Companies like Facebook, Google and Apple are staring into the course of a massive crackdown on their tax affairs as the Albanian government moves to recover billions from multinational giants.
In a paper released Friday by treasurer Jim Chalmers, the government is enacting a series of reforms designed to prevent large corporations from minimizing their notoriously low local tax bills.
It includes new limits for companies that shift profits abroad and use controversial tax deductions.
dr. Chalmers said the proceeds from the crackdown will be used to fund public services.
“Our multinational tax package will close tax loopholes exploited by multinationals and improve tax transparency,” he said in a statement.
“This will benefit Australians by funding vital services such as Medicare, aged care and childcare; help pay off the trillion dollars in debt accumulated by the former government; and leveling the playing field for Australian companies.”
The crackdown will cement one of Labor’s election pledges and is expected to bring in an additional $1.89 billion for the federal budget in four years’ time, although this is only an estimate.
Australia’s effort is designed to co-operate with a wider international crackdown on large corporations that are deliberately giving taxpayers around the world “the refugee,” led by the Organization for Economic Co-operation and Development (OECD).
Tax crackdown explained
The reforms that Labor is pursuing to counter multinational tax minimization are according to the consultation paper published Friday.
The first is a proposal to limit the deduction restrictions multinationals can claim on the debt financing their Australian operations, which are currently restricted under a so-called ‘thin capitalization regime’.
In principle, multinationals can reduce their tax bills by claiming a deduction on the interest they pay on debts related to their activities – usually limited to 60 percent of their average asset value.
These rules are often exploited by companies, which use their international scale to adjust the mix of debt and equity in a particular country, allowing them to drastically lower their tax bills.
The government wants to tighten this regime and align it with the OECD’s proposals by limiting instead the interest charges that multinationals can claim, which is a much more direct approach.
This would limit the amount of net interest deductions that a multinational company can claim to 30 percent of their pre-tax profits, so that their tax deductions are linked to actual economic activity.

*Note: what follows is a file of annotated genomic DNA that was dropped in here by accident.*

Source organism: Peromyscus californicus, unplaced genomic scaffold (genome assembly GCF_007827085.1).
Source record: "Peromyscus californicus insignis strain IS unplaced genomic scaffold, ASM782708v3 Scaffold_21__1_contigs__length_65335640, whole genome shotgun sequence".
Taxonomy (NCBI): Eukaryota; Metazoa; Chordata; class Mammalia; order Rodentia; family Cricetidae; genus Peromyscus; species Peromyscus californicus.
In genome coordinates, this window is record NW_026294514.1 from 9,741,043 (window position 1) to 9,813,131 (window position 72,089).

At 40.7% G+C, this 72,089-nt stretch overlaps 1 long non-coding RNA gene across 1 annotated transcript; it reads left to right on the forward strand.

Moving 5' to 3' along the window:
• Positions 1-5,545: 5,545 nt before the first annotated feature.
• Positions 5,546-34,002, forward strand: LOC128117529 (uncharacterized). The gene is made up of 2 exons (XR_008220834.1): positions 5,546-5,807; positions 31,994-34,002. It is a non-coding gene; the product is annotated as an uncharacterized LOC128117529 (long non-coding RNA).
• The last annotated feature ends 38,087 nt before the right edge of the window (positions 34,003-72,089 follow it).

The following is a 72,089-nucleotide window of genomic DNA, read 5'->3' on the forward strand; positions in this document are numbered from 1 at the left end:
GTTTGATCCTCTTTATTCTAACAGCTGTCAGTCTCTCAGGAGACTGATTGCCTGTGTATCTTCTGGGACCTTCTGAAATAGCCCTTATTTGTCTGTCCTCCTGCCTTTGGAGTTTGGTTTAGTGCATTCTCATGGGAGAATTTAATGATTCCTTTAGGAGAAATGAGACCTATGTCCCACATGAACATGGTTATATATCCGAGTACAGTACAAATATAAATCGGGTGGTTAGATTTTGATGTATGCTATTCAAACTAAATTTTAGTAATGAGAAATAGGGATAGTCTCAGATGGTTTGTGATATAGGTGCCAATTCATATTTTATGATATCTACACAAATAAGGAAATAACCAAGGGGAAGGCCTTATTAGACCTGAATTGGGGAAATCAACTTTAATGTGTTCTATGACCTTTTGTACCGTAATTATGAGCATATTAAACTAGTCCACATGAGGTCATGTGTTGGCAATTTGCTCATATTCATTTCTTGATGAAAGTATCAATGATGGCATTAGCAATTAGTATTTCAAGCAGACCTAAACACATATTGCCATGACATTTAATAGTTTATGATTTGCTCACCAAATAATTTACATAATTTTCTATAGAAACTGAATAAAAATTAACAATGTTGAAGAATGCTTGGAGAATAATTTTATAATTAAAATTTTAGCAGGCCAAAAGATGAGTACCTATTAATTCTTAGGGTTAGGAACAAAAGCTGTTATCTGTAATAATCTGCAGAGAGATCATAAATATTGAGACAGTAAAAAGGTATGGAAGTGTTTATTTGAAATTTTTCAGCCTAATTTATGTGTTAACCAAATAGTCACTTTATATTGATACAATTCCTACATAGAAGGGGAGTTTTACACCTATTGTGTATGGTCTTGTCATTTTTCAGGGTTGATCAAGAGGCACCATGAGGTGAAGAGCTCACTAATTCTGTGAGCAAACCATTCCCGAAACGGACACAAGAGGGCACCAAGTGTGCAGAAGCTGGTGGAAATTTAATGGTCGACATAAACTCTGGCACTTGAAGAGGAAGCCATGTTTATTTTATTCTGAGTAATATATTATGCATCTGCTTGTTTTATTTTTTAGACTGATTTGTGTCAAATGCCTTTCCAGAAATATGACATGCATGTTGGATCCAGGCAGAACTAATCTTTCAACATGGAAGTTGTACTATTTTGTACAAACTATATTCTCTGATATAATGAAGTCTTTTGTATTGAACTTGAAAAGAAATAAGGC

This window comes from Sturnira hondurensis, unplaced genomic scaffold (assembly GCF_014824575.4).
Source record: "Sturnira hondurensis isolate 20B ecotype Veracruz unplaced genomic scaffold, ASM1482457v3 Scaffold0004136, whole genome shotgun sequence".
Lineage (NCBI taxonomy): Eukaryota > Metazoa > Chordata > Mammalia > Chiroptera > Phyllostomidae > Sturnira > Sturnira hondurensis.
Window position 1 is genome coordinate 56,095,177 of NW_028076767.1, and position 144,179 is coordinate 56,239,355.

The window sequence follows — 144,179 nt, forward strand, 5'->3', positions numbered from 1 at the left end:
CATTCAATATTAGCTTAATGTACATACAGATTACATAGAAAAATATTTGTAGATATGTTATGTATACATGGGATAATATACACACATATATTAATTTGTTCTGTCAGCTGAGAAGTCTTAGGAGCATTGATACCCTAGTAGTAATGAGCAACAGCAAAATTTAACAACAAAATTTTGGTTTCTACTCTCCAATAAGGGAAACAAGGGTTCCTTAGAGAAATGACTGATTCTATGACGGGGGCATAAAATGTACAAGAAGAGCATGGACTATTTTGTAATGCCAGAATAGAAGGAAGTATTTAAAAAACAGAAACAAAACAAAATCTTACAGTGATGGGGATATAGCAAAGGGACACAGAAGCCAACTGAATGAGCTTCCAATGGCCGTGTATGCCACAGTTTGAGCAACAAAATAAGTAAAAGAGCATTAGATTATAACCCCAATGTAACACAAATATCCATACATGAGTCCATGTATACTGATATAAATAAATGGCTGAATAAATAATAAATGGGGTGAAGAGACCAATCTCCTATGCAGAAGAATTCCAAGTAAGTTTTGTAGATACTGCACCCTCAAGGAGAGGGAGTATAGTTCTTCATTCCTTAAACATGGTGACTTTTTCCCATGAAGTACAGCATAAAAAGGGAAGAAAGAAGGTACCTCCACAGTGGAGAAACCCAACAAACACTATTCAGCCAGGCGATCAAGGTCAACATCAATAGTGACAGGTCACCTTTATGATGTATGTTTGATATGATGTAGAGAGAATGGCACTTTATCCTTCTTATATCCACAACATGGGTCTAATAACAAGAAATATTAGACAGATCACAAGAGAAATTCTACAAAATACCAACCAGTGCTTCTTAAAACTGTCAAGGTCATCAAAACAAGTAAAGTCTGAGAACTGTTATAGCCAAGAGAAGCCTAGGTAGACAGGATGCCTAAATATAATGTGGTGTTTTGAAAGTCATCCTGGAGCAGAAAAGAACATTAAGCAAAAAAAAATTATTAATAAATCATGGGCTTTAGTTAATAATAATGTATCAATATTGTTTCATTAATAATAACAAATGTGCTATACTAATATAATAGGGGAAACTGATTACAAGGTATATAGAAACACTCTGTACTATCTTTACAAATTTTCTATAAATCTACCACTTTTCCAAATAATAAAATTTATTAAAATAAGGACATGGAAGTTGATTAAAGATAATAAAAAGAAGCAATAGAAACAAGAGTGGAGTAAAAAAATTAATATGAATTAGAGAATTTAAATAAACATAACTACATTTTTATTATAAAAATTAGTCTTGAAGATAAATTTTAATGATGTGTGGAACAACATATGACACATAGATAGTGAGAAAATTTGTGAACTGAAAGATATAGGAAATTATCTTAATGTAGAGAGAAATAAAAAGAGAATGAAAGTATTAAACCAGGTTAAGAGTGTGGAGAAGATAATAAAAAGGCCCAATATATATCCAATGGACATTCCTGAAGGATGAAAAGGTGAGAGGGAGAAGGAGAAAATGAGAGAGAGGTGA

The second part of the reforms outlined by Treasury on Friday concerns multinationals that use royalties and other intangible assets, such as their brand names and logos, to lower their tax bills.
In principle, companies can use these mechanisms to shift profits to tax- or non-tax jurisdictions, allowing them to avoid taxation in Australia by structuring their property outside the country.
The government wants to put a limit on the amount of these deductions that can be claimed, which should (in theory) make it much more difficult for multinationals to shift their profits abroad.
The third part of the tax strategy will improve tax transparency.
The government wants to introduce rules requiring the public disclosure of high-level data on the tax amounts large multinationals pay where they operate, in addition to the number of people they employ.
The measure is commonly known as ‘country by country’ reporting and is supported by the OECD’s tax reform efforts, with the idea that better information about tax regimes will inform the public debate on the issue and put additional pressure on companies to pay taxes. .
Reforms are just the beginning
Tony Greco, general director of technical policy at the Institute of Public Accountants, said the paper is just the start of a long reform process that will require international cooperation.
“The consultation document complies with [Labor’s] pre-election commitments and complements the other tax initiatives of multinational entities,” he said.
The global portion of tax reforms is still shrouded in uncertainty, with US political roadblocks hanging over attempts to fix a 15 percent minimum for global tax rates, and create new measures designed to ensure that multinationals pay taxes in the countries in which they sell books.
“While [Labor] has no control over the OECD’s BEPS solutions, as it is one of many participants in the negotiations, as far as country and timing is concerned, it moves forward with what it can control,” said Mr Greco.
The government is inviting submissions on its plan until September 2.